Invention Example 2

An imageable layer formulation was prepared by dissolving or dispersing 1.1 g of Hybridur® 580 dispersion, 3.3 g of Polymer A (10% in MEK/PGME/BLO/water at 5:2:1:1 ratio, acid number of 98 mg KOH/g), 0.5 g of SR399, 0.5 g of NK ester A-DPH, 0.1 g of Phosmer PE, 0.18 g of IB-05, 0.05 g of S0726, 0.3 g of Pigment A, and 0.4 g of FluorN™ 2900 (5% in PGME) in 3.5 g of PGME, 1.2 g of BLO, 5.7 g of MEK, 1 g of methanol, and 0.6 g of water. The imageable layer formulation was applied to an electrochemically grained and sulfuric acid anodized aluminum substrate that had been post-treated with poly(vinyl phosphonic acid) to provide a dry coating weight of about 1.2 g/m2.

On the resulting imageable layers, three different topcoat formulations were applied, each comprising 4 g of a poly(vinyl alcohol) with hydrolysis level of less than, or equal to about 85%, 4 g of IPA, 92 g of water, and 0.02 g of Masurf® FS-1520 to provide a dry coating weight of about 0.4 g/m2. The three different poly(vinyl alcohol) resins used in these formulations were Mowiol 385, Mowiol 383, and Mowiol 480. Both the imageable layer and topcoat formulations were applied using a wire-wound rod and then dried for approximately 60 seconds in a Ranar conveyor oven set at 120° C.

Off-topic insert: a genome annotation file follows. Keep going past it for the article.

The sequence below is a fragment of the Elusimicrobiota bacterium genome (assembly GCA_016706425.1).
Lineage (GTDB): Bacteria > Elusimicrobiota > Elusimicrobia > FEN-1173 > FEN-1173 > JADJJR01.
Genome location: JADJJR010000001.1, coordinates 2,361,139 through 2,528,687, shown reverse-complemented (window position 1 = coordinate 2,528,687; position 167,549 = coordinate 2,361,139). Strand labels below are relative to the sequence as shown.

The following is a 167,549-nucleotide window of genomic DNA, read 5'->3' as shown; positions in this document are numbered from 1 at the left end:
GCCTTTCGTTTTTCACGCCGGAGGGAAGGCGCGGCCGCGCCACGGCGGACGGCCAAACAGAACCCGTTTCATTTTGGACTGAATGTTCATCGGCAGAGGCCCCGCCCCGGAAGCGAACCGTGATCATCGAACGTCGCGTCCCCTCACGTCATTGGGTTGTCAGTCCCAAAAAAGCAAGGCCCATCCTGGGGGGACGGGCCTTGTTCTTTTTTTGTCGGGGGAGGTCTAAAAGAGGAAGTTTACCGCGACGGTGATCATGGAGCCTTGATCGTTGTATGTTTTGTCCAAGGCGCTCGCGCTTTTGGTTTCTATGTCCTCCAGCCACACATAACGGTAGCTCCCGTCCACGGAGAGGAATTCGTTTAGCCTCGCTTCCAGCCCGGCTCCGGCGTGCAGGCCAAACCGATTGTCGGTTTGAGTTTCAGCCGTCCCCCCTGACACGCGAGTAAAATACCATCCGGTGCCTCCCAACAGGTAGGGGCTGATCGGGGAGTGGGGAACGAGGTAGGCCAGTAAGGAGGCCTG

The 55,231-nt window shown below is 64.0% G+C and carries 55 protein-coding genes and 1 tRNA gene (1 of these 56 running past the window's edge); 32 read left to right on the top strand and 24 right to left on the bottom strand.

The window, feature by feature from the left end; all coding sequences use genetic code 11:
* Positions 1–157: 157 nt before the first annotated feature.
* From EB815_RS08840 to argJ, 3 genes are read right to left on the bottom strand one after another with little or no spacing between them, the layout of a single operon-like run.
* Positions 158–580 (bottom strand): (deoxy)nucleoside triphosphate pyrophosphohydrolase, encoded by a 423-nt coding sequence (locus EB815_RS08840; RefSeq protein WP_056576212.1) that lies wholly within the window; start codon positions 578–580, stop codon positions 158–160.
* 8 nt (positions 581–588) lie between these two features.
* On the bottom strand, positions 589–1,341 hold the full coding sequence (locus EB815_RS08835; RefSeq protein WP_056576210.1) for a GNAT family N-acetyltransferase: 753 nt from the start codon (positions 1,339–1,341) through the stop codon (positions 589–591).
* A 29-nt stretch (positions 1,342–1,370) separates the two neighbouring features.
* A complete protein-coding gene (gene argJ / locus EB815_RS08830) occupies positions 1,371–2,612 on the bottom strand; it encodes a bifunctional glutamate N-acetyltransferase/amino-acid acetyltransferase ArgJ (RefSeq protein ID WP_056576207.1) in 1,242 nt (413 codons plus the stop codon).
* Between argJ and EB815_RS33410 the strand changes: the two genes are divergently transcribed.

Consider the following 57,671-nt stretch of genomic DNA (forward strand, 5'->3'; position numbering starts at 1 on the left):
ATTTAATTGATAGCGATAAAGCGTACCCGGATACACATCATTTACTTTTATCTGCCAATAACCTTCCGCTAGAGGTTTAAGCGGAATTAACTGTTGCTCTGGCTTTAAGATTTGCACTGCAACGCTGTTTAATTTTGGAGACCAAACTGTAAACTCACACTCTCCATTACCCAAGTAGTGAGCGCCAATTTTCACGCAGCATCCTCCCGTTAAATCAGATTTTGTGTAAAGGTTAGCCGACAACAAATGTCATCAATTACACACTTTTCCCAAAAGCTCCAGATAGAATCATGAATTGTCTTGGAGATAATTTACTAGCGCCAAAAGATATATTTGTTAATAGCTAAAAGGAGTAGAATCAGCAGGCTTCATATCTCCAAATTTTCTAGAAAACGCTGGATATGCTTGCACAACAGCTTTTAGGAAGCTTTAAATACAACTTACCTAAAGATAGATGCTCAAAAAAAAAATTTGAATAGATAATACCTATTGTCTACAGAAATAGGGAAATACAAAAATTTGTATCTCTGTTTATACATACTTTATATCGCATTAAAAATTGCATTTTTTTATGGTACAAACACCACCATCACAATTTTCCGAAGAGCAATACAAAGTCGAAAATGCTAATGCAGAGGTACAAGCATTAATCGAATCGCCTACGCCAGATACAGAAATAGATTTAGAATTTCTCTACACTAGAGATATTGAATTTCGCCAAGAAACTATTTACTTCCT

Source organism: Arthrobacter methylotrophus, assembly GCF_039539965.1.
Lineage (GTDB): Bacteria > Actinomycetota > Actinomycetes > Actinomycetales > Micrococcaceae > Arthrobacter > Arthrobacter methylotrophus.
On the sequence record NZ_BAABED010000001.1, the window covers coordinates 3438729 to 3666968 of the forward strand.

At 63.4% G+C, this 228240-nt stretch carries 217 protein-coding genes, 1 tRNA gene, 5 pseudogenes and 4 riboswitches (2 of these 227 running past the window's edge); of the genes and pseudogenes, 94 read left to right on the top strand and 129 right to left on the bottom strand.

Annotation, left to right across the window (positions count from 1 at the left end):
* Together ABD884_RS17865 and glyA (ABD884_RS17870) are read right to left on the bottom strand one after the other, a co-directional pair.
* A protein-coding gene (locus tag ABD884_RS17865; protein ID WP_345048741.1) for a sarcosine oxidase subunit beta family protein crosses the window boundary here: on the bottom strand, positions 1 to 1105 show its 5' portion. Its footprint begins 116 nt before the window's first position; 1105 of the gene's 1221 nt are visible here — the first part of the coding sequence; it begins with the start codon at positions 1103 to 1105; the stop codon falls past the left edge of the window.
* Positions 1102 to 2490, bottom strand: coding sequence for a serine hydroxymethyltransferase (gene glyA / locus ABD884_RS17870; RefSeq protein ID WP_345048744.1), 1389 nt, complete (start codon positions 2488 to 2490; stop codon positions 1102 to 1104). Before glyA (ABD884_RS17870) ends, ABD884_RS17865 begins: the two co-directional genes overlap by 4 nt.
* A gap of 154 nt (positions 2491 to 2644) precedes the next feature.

The five tests described in Invention Example 1 were performed on the resulting imageable elements. All the exposed elements were then developed as described above in Invention Example 1. None of the printing plates showed any fogging (no stain on the background) in 8 hour white light exposure and in 40 hour yellow light exposure. They all required minimum exposure energy of about 25-30 mJ/cm2 to achieve a solid image. All of the printing plates also passed both “DH” and “RH” tests without significant changes in plate developability and speed.

Comparative Example 2